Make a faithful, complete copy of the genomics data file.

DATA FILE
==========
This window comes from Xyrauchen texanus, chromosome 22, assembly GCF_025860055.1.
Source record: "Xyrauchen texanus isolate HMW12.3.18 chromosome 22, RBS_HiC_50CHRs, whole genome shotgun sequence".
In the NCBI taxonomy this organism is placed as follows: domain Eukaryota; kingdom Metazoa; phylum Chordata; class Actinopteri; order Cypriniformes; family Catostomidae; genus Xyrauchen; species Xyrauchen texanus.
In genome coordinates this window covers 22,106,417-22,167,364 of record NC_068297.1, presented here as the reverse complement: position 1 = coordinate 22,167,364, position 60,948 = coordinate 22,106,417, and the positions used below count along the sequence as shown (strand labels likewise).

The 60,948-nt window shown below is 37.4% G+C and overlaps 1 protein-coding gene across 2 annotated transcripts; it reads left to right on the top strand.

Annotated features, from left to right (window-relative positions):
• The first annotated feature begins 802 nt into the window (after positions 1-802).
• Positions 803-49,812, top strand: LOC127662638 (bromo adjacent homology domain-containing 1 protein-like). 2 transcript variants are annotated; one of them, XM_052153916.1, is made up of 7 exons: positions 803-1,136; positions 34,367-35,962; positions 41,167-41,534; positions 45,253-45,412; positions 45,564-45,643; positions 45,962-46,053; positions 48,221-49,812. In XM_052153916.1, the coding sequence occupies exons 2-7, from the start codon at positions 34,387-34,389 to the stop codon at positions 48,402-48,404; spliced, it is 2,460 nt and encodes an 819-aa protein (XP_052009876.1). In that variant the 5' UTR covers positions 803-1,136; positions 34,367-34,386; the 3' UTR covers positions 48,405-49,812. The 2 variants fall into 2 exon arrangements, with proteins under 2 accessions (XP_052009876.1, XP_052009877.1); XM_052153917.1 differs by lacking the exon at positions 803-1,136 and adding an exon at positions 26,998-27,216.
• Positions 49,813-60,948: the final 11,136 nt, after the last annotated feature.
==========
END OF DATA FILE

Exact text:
This window comes from Xyrauchen texanus, chromosome 22, assembly GCF_025860055.1.
Source record: "Xyrauchen texanus isolate HMW12.3.18 chromosome 22, RBS_HiC_50CHRs, whole genome shotgun sequence".
In the NCBI taxonomy this organism is placed as follows: domain Eukaryota; kingdom Metazoa; phylum Chordata; class Actinopteri; order Cypriniformes; family Catostomidae; genus Xyrauchen; species Xyrauchen texanus.
In genome coordinates this window covers 22,106,417-22,167,364 of record NC_068297.1, presented here as the reverse complement: position 1 = coordinate 22,167,364, position 60,948 = coordinate 22,106,417, and the positions used below count along the sequence as shown (strand labels likewise).

The 60,948-nt window shown below is 37.4% G+C and overlaps 1 protein-coding gene across 2 annotated transcripts; it reads left to right on the top strand.

Annotated features, from left to right (window-relative positions):
• The first annotated feature begins 802 nt into the window (after positions 1-802).
• Positions 803-49,812, top strand: LOC127662638 (bromo adjacent homology domain-containing 1 protein-like). 2 transcript variants are annotated; one of them, XM_052153916.1, is made up of 7 exons: positions 803-1,136; positions 34,367-35,962; positions 41,167-41,534; positions 45,253-45,412; positions 45,564-45,643; positions 45,962-46,053; positions 48,221-49,812. In XM_052153916.1, the coding sequence occupies exons 2-7, from the start codon at positions 34,387-34,389 to the stop codon at positions 48,402-48,404; spliced, it is 2,460 nt and encodes an 819-aa protein (XP_052009876.1). In that variant the 5' UTR covers positions 803-1,136; positions 34,367-34,386; the 3' UTR covers positions 48,405-49,812. The 2 variants fall into 2 exon arrangements, with proteins under 2 accessions (XP_052009876.1, XP_052009877.1); XM_052153917.1 differs by lacking the exon at positions 803-1,136 and adding an exon at positions 26,998-27,216.
• Positions 49,813-60,948: the final 11,136 nt, after the last annotated feature.